15 Jul 2019

China GDP growth at slowest in 27 years

6:33 pm on 15 July 2019

China has had its weakest growth in 27 years as demand at home and abroad faltered and the United States ratcheted up trade pressure.

An aerial of Shenzhen , southern China, on July 12, 2019. China is grappling with a slowdown that will see output growth slide to the weakest pace in almost three decades this year, as factors far beyond the trade war with the US weigh on the world's second-largest economy.

An aerial of Shenzhen, southern China this week. China is grappling with a slowdown that has seen output growth slide to the weakest pace in almost three decades this year. Photo: AFP

China's gross domestic product (GDP) slowed to 6.2 percent in the second quarter from a year earlier, its weakest in at least 27 years, but stronger-than-expected gains in June factory output and retail sales offered some signs of stabilisation.

China's trading partners and financial markets are closely watching the health of the world's second-largest economy as the Sino-US trade war gets longer and costlier, fuelling worries of a global recession.

Monday's growth data marked a further loss of momentum for the economy from the first quarter's 6.4 percent, amid expectations that Beijing needs to announce more measures to boost consumption and investment and restore business confidence.

The 6.2 percent GDP rise for April to June matched analysts' expectations, and was the slowest pace since the first quarter of 1992 - the earliest quarterly data on record.

Beijing has leaned largely on fiscal stimulus to underpin growth this year, announcing massive tax cuts worth nearly 2 trillion yuan ($US291 billion) and a quota of 2.15 trillion yuan for special bond issuance by local governments aimed at boosting infrastructure construction.

The economy has been slow to respond, however, and business sentiment remains cautious.

Premier Li Keqiang said this month that China will make timely use of cuts in banks' reserve requirement ratios (RRR) and other financing tools to support smaller firms, while repeating a vow not to use "flood-like" stimulus.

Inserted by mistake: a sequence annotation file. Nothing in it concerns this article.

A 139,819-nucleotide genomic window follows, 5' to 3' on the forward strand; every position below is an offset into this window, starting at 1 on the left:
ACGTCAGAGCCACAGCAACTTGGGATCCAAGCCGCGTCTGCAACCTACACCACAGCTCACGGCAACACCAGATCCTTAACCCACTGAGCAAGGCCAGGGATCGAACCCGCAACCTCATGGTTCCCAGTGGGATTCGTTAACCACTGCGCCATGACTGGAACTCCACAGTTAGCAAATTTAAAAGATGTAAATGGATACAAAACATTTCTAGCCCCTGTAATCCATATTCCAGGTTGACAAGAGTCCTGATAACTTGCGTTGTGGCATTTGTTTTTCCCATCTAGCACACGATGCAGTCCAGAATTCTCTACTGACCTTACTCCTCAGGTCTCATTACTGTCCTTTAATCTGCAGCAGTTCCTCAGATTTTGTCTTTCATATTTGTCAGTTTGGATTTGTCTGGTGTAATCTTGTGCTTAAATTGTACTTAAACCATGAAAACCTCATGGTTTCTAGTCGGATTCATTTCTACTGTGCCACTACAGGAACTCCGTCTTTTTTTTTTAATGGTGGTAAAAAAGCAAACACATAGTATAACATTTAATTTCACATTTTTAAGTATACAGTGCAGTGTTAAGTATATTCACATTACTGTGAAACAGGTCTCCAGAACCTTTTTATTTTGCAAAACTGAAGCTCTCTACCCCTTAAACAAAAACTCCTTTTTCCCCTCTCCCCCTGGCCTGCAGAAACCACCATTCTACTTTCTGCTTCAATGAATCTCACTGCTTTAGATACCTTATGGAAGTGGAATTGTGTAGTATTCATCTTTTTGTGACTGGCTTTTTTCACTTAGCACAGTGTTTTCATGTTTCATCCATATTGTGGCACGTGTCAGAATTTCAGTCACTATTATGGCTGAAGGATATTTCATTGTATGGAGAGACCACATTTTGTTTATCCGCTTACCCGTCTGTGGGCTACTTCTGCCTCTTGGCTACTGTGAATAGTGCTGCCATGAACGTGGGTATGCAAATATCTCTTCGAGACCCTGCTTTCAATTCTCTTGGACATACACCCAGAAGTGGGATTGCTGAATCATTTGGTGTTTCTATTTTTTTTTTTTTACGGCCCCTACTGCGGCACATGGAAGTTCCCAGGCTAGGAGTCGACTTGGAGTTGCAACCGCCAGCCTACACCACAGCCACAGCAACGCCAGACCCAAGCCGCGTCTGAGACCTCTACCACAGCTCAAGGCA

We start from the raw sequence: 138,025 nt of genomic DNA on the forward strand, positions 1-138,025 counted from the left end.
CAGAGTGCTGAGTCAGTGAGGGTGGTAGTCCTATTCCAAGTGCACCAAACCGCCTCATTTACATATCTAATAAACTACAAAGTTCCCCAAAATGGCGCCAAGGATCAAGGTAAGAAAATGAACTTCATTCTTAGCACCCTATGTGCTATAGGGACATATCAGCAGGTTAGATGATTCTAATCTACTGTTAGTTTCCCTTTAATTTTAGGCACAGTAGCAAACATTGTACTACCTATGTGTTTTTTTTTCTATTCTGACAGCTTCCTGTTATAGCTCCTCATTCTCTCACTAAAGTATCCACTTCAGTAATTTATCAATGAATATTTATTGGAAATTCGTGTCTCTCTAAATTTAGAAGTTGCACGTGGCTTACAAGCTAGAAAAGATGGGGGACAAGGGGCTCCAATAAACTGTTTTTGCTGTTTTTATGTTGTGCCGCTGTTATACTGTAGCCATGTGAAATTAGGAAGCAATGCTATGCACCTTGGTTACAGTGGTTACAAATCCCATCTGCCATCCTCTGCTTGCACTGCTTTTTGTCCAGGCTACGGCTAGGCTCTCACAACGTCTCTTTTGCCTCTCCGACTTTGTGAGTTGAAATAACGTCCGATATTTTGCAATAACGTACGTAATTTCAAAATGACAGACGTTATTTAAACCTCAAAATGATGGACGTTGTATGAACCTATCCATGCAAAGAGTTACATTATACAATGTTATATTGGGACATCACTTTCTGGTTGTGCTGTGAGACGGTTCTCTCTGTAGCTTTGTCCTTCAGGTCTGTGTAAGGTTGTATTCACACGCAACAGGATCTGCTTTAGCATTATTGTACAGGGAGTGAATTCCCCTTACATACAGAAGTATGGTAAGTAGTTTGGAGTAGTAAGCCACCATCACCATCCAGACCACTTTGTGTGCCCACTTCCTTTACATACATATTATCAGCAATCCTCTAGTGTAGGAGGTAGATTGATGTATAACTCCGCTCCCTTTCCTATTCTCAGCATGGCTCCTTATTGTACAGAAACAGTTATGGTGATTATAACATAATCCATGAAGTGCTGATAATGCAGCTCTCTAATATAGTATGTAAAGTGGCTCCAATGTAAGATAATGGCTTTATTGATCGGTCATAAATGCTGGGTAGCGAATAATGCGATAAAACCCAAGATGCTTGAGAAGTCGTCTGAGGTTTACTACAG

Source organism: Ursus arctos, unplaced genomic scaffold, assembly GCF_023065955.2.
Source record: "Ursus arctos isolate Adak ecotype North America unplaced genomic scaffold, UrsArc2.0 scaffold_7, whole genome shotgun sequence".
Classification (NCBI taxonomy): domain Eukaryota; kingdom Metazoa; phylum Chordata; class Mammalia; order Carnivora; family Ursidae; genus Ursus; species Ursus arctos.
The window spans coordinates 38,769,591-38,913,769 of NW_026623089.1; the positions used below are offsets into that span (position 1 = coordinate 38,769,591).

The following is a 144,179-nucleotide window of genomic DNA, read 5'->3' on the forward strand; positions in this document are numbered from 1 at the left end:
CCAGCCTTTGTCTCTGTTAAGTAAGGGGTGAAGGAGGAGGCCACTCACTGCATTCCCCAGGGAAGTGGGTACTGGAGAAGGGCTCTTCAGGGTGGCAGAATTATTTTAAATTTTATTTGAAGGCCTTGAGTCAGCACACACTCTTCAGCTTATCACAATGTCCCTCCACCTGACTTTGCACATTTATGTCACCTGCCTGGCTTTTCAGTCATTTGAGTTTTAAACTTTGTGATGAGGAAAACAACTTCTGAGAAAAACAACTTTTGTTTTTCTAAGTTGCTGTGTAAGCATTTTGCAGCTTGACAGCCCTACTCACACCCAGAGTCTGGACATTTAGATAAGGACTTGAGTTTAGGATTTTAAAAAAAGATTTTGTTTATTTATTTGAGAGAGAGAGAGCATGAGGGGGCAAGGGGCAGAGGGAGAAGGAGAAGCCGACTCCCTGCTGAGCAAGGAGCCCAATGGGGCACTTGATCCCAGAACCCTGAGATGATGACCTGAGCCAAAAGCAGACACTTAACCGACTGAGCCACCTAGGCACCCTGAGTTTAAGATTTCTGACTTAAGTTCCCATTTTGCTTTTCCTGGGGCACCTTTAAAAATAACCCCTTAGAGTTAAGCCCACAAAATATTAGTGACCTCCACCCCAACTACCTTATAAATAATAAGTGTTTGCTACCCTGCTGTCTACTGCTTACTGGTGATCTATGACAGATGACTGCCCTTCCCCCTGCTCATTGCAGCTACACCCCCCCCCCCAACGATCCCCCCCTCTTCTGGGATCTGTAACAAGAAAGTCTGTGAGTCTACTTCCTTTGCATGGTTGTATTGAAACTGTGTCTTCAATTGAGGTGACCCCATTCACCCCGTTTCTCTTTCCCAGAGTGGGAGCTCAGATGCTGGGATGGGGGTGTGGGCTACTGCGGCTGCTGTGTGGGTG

After weak readings in May, the data for industrial production, retail sales and fixed-asset investment on Monday all beat analysts' forecasts, suggesting that Beijing's efforts may be starting to have an effect.

Industrial output climbed 6.3 percent from a year earlier, data from the National Bureau of Statistics showed, picking up from May's 17-year low and surpassing a forecast for 5.2 percent growth.

Fixed-asset investment for the first half of the year rose 5.8 percent from a year earlier, compared with a 5.5 percent increase forecast by analysts and 5.6 percent in the first five months of the year.

Retail sales for June rose 9.8 percent, eclipsing expectations for a slight pullback to 8.3 percent. Sales of automobiles surged 17.2 percent in the month, accelerating from a 2.1 percent gain in May.

Still, the economy remains in a complex situation, with external uncertainties on the rise, the statistics bureau said in its statement.

Facing new downward pressure, China will make efforts to ensure steady economic growth, the bureau said.

- Reuters

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